Bonobo squeaks provide a hint to early evolution of speech

Bonobo squeaks provide a hint to early evolution of speech

In a variety of contexts the wild bonobos use a single high pitched call showing flexibility in the way they communicate and this was considered to be unique to humans. This is the conclusion from a study by Swedish and UK Psychologists.

Although Bonobos are closely related to chimpanzees and humans, their wild communication has not been studied enough. According to researchers, the present findings take the development of vocal calls free from context back to our shared ancestor with the bonobos some 6 to 10 million years ago.

For long, the assumption was that non human primates including the bonobos and chimpanzees could communicate using only calls that were linked to specific states of emotion such as aggression, barking or screaming in alarm.

Use of a singular vocal signal in varying context known as functional flexibility was reckoned as the ability exclusive to humans and developed in very stage of human life. For instance, babies as young as 3 of 4 months have used growls and squeals across a wide array of situations, irrespective of whether they are distressed, happy or neutral. These are also parallel to other noises obviously tied to specific emotions like laughing or crying.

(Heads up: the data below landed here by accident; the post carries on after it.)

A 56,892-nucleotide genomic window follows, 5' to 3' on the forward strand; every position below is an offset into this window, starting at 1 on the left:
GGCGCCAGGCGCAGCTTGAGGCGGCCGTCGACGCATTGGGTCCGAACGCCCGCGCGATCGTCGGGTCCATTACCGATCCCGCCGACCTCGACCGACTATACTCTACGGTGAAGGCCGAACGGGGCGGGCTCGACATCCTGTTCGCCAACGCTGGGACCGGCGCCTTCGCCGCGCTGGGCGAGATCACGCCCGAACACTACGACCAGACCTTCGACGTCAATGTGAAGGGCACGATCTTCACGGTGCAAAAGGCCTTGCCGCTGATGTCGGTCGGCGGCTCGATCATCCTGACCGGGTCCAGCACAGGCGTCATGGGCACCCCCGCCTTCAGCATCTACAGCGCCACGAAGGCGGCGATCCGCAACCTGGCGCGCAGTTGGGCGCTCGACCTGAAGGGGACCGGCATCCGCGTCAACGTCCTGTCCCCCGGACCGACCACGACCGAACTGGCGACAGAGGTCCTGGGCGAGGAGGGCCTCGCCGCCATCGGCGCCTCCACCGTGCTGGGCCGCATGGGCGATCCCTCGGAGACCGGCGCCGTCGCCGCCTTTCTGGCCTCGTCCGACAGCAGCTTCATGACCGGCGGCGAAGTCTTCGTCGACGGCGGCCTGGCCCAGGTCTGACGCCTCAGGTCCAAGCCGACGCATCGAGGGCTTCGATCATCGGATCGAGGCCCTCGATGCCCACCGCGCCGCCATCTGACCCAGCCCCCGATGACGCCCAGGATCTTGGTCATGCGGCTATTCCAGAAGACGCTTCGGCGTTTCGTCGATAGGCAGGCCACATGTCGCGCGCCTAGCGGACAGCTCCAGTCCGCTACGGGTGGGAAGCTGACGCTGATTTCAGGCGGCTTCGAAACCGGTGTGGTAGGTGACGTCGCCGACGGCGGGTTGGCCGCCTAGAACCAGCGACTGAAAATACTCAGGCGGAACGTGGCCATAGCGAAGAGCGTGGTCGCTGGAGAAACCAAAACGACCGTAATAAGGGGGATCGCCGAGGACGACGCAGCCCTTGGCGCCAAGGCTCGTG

A similar phenomenon was noticed by Dr. Zanna Clay from University of Birmingham among bonobos when she was studying in Congo. Apart from the usual barks, screams, grunts and pants she also heard a specific squeaking sound or peep that was used all over the area. This peep appeared very flexible and one could find this in nearly every context that a bonobo could be experiencing.

The researchers therefore collected recordings of thee peeps produced in multiple contexts.

Dr. Clay in association with colleagues from University of Neuchatel, Switzerland found that peeps used in multiple neutral and positive situations like traveling or feeding were acoustically identical. This gains importance because it is possible to derive the meaning of the peeps partly from its context. Dr. Clay explains that on its own the peeps don t tie themselves strongly to any one meaning.

Therefore, it appears that this type of structural flexibility considered to be a major building block for human language is not unique and has in fact turned up ages ago within our family tree. Our ability of flexible signaling was possibly much older than merely the human lineage, says Dr. Clay.

Bonobo squeaks provide a hint to early evolution of speech

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